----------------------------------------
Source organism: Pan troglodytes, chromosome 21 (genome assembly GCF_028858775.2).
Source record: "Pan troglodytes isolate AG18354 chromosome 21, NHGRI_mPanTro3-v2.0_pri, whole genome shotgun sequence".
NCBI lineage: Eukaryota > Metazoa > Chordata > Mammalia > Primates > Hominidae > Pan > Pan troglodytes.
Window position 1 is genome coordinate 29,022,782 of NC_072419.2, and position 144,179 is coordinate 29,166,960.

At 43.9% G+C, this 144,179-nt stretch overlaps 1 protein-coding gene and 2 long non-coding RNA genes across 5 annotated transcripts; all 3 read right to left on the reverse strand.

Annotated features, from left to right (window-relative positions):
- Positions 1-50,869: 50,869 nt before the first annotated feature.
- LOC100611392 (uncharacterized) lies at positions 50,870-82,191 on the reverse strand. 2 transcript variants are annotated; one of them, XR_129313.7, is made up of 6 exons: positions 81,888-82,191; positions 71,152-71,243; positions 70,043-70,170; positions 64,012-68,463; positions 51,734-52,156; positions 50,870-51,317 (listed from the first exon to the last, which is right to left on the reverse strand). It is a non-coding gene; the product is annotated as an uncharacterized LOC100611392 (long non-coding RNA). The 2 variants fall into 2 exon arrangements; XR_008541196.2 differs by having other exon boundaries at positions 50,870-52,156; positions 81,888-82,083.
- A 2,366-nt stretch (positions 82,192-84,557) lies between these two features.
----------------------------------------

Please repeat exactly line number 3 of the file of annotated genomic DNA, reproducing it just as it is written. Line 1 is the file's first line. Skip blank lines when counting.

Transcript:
NCBI lineage: Eukaryota > Metazoa > Chordata > Mammalia > Primates > Hominidae > Pan > Pan troglodytes.